Firing a customer. It sounds like an oxymoron, doesn’t it? But contrary to popular belief, the customer is not always right and not all customers are good.
In fact, you may very well have a customer on your books right now that’s more of a money drain than a moneymaker.
Yet, many still believe the primary method to achieving greater profits is to gain more customers.
This post will divulge why that belief isn’t true, how to know when a customer has become a bad fit for you business, and what to do about it.
How to Justify Firing a Customer
Don’t be fooled. We’re not advocating you go out actively searching for as many customers to fire as possible. It’s always in your best interest to try and make a relationship work from the start (and as you gain experience, you’ll become good at spotting the warning signs of a troublesome customer that’s best to avoid).
But there are circumstances where it proves impossible for both parties to mutually benefit from a business relationship. In these instances, it’s best to sever ties.
Here are reasons you may consider firing a customer:
• Not living up to their end of the bargain.
Does your customer constantly reschedule or cancel meetings at the last minute? Are they always late on deadlines, causing you to chase them? If so, they’re occupying valuable time you could be spending with other customers.
• Consuming too much time.
Does your estimating department spend more time quoting and re-quoting jobs for a customer than your production team spends producing them? Some customers with ‘penny-pinching’ reputations are not worth the hassle.
• Causing excessive or unnecessary rework.
You’re not perfect and there will certainly be times a job isn’t done right the first time. Occasional rework is normal. However, when a customer has unrealistically high expectations and is constantly asking for a job to be redone, this creates a serious drain on resources (staff time, equipment usage and materials) and eats into your bottom line.
• Not paying on time (or at all).
Nobody should have to deal with a customer who’s consistently late in payment or forces you to engage a collections agency. If this is happening, it’s time to cut ties and move on.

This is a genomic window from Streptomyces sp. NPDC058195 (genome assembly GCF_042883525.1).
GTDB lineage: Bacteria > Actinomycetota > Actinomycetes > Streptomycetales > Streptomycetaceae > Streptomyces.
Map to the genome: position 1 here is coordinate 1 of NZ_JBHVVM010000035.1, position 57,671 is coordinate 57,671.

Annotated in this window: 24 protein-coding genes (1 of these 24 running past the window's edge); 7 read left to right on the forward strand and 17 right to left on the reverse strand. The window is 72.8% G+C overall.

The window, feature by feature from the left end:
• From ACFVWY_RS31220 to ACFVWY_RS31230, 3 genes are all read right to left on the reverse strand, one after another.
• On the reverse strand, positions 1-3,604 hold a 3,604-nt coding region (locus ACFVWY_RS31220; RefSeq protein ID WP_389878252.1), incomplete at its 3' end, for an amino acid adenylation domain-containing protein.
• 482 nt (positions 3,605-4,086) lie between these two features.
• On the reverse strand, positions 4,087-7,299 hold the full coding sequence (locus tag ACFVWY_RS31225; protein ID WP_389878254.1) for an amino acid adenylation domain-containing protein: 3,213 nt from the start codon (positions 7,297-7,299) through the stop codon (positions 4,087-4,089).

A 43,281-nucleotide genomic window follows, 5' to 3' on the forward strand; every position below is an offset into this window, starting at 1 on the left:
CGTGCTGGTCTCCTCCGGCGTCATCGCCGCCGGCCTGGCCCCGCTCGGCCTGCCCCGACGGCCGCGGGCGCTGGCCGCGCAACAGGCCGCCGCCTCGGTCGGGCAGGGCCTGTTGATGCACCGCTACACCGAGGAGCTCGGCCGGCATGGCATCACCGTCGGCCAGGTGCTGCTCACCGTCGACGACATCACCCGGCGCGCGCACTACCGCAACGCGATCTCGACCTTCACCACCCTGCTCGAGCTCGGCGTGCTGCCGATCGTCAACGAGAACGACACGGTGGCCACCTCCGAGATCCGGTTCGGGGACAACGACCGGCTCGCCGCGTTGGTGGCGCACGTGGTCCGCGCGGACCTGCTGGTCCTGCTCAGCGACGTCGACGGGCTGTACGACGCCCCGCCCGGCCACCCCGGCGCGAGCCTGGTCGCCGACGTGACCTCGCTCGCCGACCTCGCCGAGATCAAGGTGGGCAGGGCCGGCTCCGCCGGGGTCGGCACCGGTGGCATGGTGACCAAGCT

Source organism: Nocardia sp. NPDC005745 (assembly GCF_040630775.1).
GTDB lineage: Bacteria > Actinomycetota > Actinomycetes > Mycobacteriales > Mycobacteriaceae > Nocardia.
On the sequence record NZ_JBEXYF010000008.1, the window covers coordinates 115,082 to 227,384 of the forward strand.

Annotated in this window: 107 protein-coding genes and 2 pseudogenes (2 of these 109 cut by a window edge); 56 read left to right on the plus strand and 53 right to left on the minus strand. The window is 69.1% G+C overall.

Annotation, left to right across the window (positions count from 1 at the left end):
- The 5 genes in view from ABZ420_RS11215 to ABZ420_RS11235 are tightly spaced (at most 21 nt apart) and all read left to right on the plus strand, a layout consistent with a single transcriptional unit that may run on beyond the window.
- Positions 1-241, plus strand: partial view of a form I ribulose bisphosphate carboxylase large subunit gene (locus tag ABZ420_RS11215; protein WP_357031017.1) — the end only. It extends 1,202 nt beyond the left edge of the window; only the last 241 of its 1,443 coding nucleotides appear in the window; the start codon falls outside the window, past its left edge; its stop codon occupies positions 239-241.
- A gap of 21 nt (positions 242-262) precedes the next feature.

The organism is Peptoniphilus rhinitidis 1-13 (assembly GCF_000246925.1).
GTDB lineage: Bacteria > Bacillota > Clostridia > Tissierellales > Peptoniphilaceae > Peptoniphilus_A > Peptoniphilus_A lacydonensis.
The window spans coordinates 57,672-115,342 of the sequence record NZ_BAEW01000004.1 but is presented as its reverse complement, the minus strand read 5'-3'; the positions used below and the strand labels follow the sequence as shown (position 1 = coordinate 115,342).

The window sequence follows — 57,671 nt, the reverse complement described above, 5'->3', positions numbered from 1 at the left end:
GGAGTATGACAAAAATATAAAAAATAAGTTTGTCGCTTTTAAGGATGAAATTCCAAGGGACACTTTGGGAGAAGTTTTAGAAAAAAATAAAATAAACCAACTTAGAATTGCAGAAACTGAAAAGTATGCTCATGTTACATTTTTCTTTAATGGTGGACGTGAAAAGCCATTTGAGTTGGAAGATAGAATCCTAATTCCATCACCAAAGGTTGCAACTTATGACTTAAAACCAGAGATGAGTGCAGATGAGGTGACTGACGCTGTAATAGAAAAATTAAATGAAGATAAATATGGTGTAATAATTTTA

Cost of a Bad Customer
Even if a customer isn’t directly eating into your profits (through rework or failure to pay), there are indirect considerations that may be harming your company.
• Opportunity cost.
Could the time your sales team spends with a troublesome customer be put to better use finding new customers or working with more profitable customers?
• Employee morale.
Some of your employees may become so frustrated by a bad customer that it harms the work environment. Negative repercussions may include loss of motivation, underperformance or resignation.
Considerations Before Firing a Customer
Before letting a customer go, you’ll want to make sure you are adequately prepared to replace their business. It’s a good idea to do some forecasting. Look at your existing customer base and sales projections and ask yourself these three questions:
1) Are you expecting any additional upcoming work from some of your existing customers?
2) Are some of your smaller customers growing with the potential to turn into a bigger and more profitable account?
3) Are you on the verge of acquiring any new accounts in the near-term?
If you answered ‘yes’ to one or more of the questions above, you may be well positioned to let that troublesome customer go.
However, if you are hesitant to move on from your customer, be mindful that alternative options are available to you.
We’ll detail in our next post.
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